1. Honey, where are my tests?

    Reading time: 6 minutes
    Posted

    Having identified a number of different types of tests, you can already imagine that each tests has its own place in the process.

    The process here is key: because software development is complex and consists of several steps, it just makes sense to validate each of these steps. We'll outline a lineair process, but of course in practice there's more iteration between steps. That's fine and is in fact where tests offer the confidence of moving back and forth!

  2. A testing series: Different types of testing

    Reading time: 7 minutes
    Posted

    Software development is complex. It involves people talking about an idea or concept and then translating it to code. The code then is compiled, packages or run and we expect a certain result. In all of these (generic) steps, there's room for complexity, interpretation and errors to sneak into the software.

    Luckily, testing software has matured and expanded to a level where we can confidently release code that doesn't break on build, only changes where change is needed and the features can even be asserted before writing a single line of code!

  3. 2022: Year in review

    Reading time: 4 minutes
    Posted

    When the year closes, it's always a good moment to reflect on the past years achievements to see the bigger picture. If I look back to my achievements, I am proud and grateful for all I've achieved with support of people around me.

    A lot of things that have been in the works seemed to click this year and directed my career into a new path, more focussed on engaging people over code. Something that suits me at this point in my career.

  4. UX is not about design!

    Reading time: 7 minutes
    Posted

    I saw this post, by Erik Flowers while scrolling the LinkedIn feed which resonated with some thoughts that have been floating in my mind without anything to latch on to. But now those thought found something to root.

    I am currently working as a "software engineer" (commonly also referred to as "frontend developer") and although I like to label myself more as an "interaction developer" my main domain consists of designing software architectures and writing code. My background has always involved some level of getting involved with the user experience (UX) aspect. And while that may seem something that sticks out, I feel it is both to build good software and unfortunately also something that is not commonplace.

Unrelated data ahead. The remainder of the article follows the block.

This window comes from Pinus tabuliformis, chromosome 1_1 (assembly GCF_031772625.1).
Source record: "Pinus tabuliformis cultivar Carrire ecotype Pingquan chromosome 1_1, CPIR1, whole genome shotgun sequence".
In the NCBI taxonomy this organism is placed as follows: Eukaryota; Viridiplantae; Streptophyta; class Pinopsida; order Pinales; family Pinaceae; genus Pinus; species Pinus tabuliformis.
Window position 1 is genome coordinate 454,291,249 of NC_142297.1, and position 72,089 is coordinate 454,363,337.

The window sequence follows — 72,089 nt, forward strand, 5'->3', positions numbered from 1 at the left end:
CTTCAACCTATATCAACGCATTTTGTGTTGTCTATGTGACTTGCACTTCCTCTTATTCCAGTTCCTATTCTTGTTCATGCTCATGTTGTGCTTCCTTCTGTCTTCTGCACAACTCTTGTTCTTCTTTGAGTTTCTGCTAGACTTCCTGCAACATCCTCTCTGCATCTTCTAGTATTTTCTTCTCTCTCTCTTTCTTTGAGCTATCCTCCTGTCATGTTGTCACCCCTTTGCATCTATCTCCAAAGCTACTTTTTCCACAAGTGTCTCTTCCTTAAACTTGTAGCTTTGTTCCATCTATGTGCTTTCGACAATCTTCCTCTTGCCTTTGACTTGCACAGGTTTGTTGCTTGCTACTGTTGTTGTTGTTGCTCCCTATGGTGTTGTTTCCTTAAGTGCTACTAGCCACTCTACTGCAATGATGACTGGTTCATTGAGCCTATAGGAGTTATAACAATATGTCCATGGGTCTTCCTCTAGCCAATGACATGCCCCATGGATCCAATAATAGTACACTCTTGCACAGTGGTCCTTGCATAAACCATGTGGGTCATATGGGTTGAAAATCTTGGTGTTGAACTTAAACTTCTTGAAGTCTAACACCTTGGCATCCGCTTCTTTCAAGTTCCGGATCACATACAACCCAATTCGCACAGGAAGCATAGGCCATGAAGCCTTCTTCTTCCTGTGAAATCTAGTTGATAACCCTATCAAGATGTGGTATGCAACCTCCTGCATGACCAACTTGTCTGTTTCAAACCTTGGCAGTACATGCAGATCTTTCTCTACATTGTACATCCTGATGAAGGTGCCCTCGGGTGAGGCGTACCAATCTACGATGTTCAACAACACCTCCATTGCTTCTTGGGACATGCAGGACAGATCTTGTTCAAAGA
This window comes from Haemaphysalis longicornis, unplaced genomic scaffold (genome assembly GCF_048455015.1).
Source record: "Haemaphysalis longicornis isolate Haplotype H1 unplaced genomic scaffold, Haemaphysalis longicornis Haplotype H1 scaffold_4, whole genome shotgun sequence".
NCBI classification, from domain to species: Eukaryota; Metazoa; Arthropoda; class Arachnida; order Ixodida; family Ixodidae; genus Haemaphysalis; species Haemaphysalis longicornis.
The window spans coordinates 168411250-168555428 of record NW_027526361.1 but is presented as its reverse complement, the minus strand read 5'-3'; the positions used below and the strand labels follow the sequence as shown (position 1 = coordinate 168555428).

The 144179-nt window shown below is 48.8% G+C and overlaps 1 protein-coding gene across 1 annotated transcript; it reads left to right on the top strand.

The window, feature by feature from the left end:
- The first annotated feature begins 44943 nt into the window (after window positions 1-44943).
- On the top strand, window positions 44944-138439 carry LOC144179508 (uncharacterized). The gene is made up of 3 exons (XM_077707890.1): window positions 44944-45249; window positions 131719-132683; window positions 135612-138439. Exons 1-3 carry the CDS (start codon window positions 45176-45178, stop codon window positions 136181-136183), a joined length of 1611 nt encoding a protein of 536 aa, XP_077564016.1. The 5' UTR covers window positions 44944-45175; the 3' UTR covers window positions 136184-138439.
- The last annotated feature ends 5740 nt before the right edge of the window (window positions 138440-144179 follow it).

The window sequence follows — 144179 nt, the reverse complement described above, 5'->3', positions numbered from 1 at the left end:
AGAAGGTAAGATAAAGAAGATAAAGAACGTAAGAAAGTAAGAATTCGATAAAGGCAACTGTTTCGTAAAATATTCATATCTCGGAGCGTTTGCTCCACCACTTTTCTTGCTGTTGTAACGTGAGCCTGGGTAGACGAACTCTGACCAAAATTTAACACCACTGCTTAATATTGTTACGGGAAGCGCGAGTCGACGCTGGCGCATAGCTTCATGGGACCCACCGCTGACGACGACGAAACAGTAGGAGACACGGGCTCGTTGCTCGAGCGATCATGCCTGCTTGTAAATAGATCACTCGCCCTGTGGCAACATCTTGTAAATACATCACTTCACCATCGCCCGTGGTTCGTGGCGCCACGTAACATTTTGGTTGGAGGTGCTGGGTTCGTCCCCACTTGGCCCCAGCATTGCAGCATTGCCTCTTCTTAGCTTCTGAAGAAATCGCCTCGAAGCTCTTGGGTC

5. The importance of crossing the disciplines

    Reading time: 4 minutes
    Posted

    When you're part of a "modern" software building team, changes are, it is being referred to as "multi disciplinary" or "cross functional". This is to indicate that the team is made up of backend developers, frontend developers, some design role(s) and maybe somebody in charge of metrics and KPIs or some additional, specialised roles.

    The thought process here is that if you do that, the team can be completely in control of their responsibility (maybe add some DevOps terminology in there then, as well). Which makes for agile teams.

  6. Maintaining a Component Library at Scale

    Reading time: 5 minutes
    Posted

    Before we dive into the topic, a little bit of context would be necessary because we're going to talk about a solution that works for our organisation. Having context helps you in deciding if and what would work in your situation.

    So at the company I currently work for, we cater to a big audience. As a big company, we also have a big stake in IT solutions to get our businesses running. A lot of our software and tooling is build in house.

  7. Everything repetitive should be automated

    Reading time: 3 minutes
    Posted

    Nobody that I know of is happy with endless repetition. Software has drastically improved any field of work where repetition takes place by facilitating a certain level of automation to ease all of our jobs. But when you’re implementing any automated process, there’s always a cost to consider.

    The good news when working on software, is that cost is relatively low compared to effort. Since we’re working in a landscape that’s so very tightly coupled to the tools that provide automation, most of the automating is a breeze!